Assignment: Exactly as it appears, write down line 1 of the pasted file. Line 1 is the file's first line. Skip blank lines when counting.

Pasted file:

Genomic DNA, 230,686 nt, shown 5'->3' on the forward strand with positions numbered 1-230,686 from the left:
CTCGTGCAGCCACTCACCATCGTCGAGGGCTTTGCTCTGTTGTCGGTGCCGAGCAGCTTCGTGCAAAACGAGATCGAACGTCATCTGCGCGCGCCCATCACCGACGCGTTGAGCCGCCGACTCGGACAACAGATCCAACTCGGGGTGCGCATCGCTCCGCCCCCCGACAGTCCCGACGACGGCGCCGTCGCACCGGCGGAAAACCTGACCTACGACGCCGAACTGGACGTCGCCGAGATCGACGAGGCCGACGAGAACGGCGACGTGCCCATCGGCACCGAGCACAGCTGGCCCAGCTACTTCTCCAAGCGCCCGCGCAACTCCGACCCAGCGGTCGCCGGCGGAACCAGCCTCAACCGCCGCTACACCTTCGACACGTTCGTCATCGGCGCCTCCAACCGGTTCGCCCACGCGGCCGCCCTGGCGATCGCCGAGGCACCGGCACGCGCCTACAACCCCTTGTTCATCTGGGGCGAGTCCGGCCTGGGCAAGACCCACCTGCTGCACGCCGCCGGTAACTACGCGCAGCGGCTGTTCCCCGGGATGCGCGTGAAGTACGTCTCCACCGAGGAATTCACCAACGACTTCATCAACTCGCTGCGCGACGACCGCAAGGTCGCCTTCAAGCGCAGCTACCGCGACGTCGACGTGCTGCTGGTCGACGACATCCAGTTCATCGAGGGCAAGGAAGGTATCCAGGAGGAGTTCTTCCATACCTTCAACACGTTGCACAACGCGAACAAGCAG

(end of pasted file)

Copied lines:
Genomic DNA, 230,686 nt, shown 5'->3' on the forward strand with positions numbered 1-230,686 from the left: